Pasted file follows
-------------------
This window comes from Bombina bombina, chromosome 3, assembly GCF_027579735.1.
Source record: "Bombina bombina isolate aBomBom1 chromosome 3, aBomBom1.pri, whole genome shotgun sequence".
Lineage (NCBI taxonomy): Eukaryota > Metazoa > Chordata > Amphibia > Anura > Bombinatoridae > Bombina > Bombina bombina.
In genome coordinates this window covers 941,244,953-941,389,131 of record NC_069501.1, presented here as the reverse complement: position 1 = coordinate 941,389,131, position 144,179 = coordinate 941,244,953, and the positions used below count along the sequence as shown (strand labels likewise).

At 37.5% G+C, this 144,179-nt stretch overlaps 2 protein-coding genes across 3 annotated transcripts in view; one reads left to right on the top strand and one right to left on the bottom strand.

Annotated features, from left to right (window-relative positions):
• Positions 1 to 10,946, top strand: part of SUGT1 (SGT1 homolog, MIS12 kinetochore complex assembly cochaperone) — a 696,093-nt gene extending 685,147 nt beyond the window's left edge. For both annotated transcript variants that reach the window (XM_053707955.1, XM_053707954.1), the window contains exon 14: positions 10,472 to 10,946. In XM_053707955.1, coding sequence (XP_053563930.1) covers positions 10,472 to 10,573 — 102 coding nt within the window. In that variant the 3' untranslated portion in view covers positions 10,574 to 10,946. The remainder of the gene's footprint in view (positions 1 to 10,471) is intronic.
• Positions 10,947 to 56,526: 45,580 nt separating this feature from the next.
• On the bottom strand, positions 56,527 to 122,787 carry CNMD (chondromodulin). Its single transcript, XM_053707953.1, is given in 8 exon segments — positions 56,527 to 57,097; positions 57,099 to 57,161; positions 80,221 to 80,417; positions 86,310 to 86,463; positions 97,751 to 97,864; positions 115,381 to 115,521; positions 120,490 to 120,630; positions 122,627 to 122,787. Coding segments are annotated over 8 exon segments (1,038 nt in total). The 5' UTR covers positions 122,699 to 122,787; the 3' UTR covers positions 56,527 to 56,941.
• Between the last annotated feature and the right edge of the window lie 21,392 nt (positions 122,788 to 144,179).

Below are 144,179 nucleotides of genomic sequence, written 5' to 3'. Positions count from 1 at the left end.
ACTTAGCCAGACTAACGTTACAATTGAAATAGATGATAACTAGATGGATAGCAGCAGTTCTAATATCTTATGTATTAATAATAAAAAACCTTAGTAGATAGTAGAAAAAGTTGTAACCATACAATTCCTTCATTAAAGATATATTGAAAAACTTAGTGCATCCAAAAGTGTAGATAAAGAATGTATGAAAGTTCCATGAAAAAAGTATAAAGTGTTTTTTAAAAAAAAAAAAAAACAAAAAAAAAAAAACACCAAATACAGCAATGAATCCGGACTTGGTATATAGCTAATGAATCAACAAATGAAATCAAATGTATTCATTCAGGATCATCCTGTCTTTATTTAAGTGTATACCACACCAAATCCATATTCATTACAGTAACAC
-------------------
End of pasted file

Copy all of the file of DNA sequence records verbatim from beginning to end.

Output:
This window comes from Bombina bombina, chromosome 3, assembly GCF_027579735.1.
Source record: "Bombina bombina isolate aBomBom1 chromosome 3, aBomBom1.pri, whole genome shotgun sequence".
Lineage (NCBI taxonomy): Eukaryota > Metazoa > Chordata > Amphibia > Anura > Bombinatoridae > Bombina > Bombina bombina.
In genome coordinates this window covers 941,244,953-941,389,131 of record NC_069501.1, presented here as the reverse complement: position 1 = coordinate 941,389,131, position 144,179 = coordinate 941,244,953, and the positions used below count along the sequence as shown (strand labels likewise).

At 37.5% G+C, this 144,179-nt stretch overlaps 2 protein-coding genes across 3 annotated transcripts in view; one reads left to right on the top strand and one right to left on the bottom strand.

Annotated features, from left to right (window-relative positions):
• Positions 1 to 10,946, top strand: part of SUGT1 (SGT1 homolog, MIS12 kinetochore complex assembly cochaperone) — a 696,093-nt gene extending 685,147 nt beyond the window's left edge. For both annotated transcript variants that reach the window (XM_053707955.1, XM_053707954.1), the window contains exon 14: positions 10,472 to 10,946. In XM_053707955.1, coding sequence (XP_053563930.1) covers positions 10,472 to 10,573 — 102 coding nt within the window. In that variant the 3' untranslated portion in view covers positions 10,574 to 10,946. The remainder of the gene's footprint in view (positions 1 to 10,471) is intronic.
• Positions 10,947 to 56,526: 45,580 nt separating this feature from the next.
• On the bottom strand, positions 56,527 to 122,787 carry CNMD (chondromodulin). Its single transcript, XM_053707953.1, is given in 8 exon segments — positions 56,527 to 57,097; positions 57,099 to 57,161; positions 80,221 to 80,417; positions 86,310 to 86,463; positions 97,751 to 97,864; positions 115,381 to 115,521; positions 120,490 to 120,630; positions 122,627 to 122,787. Coding segments are annotated over 8 exon segments (1,038 nt in total). The 5' UTR covers positions 122,699 to 122,787; the 3' UTR covers positions 56,527 to 56,941.
• Between the last annotated feature and the right edge of the window lie 21,392 nt (positions 122,788 to 144,179).

Below are 144,179 nucleotides of genomic sequence, written 5' to 3'. Positions count from 1 at the left end.
ACTTAGCCAGACTAACGTTACAATTGAAATAGATGATAACTAGATGGATAGCAGCAGTTCTAATATCTTATGTATTAATAATAAAAAACCTTAGTAGATAGTAGAAAAAGTTGTAACCATACAATTCCTTCATTAAAGATATATTGAAAAACTTAGTGCATCCAAAAGTGTAGATAAAGAATGTATGAAAGTTCCATGAAAAAAGTATAAAGTGTTTTTTAAAAAAAAAAAAAAACAAAAAAAAAAAAACACCAAATACAGCAATGAATCCGGACTTGGTATATAGCTAATGAATCAACAAATGAAATCAAATGTATTCATTCAGGATCATCCTGTCTTTATTTAAGTGTATACCACACCAAATCCATATTCATTACAGTAACAC